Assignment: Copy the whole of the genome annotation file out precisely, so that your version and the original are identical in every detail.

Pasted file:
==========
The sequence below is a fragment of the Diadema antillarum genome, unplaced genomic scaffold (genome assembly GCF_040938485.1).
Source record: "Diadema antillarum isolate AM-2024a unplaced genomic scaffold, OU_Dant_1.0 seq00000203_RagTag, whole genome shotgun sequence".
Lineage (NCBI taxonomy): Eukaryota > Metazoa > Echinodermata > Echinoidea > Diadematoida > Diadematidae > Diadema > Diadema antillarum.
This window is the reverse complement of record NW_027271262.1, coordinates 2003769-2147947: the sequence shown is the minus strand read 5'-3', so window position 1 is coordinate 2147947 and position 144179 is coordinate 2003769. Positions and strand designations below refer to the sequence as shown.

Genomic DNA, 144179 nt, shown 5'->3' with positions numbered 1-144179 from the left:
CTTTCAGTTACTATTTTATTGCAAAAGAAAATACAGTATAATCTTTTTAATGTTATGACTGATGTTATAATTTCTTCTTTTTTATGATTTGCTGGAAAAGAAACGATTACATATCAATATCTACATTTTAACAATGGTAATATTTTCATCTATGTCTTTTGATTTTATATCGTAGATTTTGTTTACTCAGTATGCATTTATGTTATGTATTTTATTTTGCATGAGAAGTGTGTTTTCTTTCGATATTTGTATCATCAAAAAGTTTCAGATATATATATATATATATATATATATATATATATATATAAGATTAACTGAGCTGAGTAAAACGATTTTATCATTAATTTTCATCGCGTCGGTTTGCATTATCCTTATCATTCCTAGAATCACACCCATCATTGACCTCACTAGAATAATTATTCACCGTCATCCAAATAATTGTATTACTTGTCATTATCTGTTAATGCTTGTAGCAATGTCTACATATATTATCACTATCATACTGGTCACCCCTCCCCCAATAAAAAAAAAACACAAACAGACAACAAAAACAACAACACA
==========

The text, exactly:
The sequence below is a fragment of the Diadema antillarum genome, unplaced genomic scaffold (genome assembly GCF_040938485.1).
Source record: "Diadema antillarum isolate AM-2024a unplaced genomic scaffold, OU_Dant_1.0 seq00000203_RagTag, whole genome shotgun sequence".
Lineage (NCBI taxonomy): Eukaryota > Metazoa > Echinodermata > Echinoidea > Diadematoida > Diadematidae > Diadema > Diadema antillarum.
This window is the reverse complement of record NW_027271262.1, coordinates 2003769-2147947: the sequence shown is the minus strand read 5'-3', so window position 1 is coordinate 2147947 and position 144179 is coordinate 2003769. Positions and strand designations below refer to the sequence as shown.

Genomic DNA, 144179 nt, shown 5'->3' with positions numbered 1-144179 from the left:
CTTTCAGTTACTATTTTATTGCAAAAGAAAATACAGTATAATCTTTTTAATGTTATGACTGATGTTATAATTTCTTCTTTTTTATGATTTGCTGGAAAAGAAACGATTACATATCAATATCTACATTTTAACAATGGTAATATTTTCATCTATGTCTTTTGATTTTATATCGTAGATTTTGTTTACTCAGTATGCATTTATGTTATGTATTTTATTTTGCATGAGAAGTGTGTTTTCTTTCGATATTTGTATCATCAAAAAGTTTCAGATATATATATATATATATATATATATATATATATATATAAGATTAACTGAGCTGAGTAAAACGATTTTATCATTAATTTTCATCGCGTCGGTTTGCATTATCCTTATCATTCCTAGAATCACACCCATCATTGACCTCACTAGAATAATTATTCACCGTCATCCAAATAATTGTATTACTTGTCATTATCTGTTAATGCTTGTAGCAATGTCTACATATATTATCACTATCATACTGGTCACCCCTCCCCCAATAAAAAAAAAACACAAACAGACAACAAAAACAACAACACA